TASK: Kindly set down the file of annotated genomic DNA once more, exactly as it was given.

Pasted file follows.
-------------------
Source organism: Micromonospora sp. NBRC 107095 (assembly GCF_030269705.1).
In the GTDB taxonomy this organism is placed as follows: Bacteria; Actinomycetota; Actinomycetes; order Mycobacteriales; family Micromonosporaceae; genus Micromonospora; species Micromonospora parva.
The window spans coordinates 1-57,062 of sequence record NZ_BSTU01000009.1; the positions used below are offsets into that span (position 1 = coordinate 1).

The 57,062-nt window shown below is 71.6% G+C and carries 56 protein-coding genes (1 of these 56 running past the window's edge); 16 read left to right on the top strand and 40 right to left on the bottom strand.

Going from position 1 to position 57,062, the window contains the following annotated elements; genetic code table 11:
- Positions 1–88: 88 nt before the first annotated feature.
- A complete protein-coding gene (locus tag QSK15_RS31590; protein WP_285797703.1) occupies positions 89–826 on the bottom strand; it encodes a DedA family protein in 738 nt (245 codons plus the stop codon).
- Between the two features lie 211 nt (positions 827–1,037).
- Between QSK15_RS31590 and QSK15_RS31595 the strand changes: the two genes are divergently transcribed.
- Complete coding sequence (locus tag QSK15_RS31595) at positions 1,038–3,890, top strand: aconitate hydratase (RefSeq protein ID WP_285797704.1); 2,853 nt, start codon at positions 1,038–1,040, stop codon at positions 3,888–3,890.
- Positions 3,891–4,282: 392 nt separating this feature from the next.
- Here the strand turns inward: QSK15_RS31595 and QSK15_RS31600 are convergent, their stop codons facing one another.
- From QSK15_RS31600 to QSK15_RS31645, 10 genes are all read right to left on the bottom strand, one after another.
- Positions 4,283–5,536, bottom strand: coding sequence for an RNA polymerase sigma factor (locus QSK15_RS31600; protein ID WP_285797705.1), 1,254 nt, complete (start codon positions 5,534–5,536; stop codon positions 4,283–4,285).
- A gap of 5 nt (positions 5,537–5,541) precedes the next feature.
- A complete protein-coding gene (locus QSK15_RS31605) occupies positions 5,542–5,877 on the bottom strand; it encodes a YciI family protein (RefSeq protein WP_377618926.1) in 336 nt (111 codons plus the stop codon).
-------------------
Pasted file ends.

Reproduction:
Source organism: Micromonospora sp. NBRC 107095 (assembly GCF_030269705.1).
In the GTDB taxonomy this organism is placed as follows: Bacteria; Actinomycetota; Actinomycetes; order Mycobacteriales; family Micromonosporaceae; genus Micromonospora; species Micromonospora parva.
The window spans coordinates 1-57,062 of sequence record NZ_BSTU01000009.1; the positions used below are offsets into that span (position 1 = coordinate 1).

The 57,062-nt window shown below is 71.6% G+C and carries 56 protein-coding genes (1 of these 56 running past the window's edge); 16 read left to right on the top strand and 40 right to left on the bottom strand.

Going from position 1 to position 57,062, the window contains the following annotated elements; genetic code table 11:
- Positions 1–88: 88 nt before the first annotated feature.
- A complete protein-coding gene (locus tag QSK15_RS31590; protein WP_285797703.1) occupies positions 89–826 on the bottom strand; it encodes a DedA family protein in 738 nt (245 codons plus the stop codon).
- Between the two features lie 211 nt (positions 827–1,037).
- Between QSK15_RS31590 and QSK15_RS31595 the strand changes: the two genes are divergently transcribed.
- Complete coding sequence (locus tag QSK15_RS31595) at positions 1,038–3,890, top strand: aconitate hydratase (RefSeq protein ID WP_285797704.1); 2,853 nt, start codon at positions 1,038–1,040, stop codon at positions 3,888–3,890.
- Positions 3,891–4,282: 392 nt separating this feature from the next.
- Here the strand turns inward: QSK15_RS31595 and QSK15_RS31600 are convergent, their stop codons facing one another.
- From QSK15_RS31600 to QSK15_RS31645, 10 genes are all read right to left on the bottom strand, one after another.
- Positions 4,283–5,536, bottom strand: coding sequence for an RNA polymerase sigma factor (locus QSK15_RS31600; protein ID WP_285797705.1), 1,254 nt, complete (start codon positions 5,534–5,536; stop codon positions 4,283–4,285).
- A gap of 5 nt (positions 5,537–5,541) precedes the next feature.
- A complete protein-coding gene (locus QSK15_RS31605) occupies positions 5,542–5,877 on the bottom strand; it encodes a YciI family protein (RefSeq protein WP_377618926.1) in 336 nt (111 codons plus the stop codon).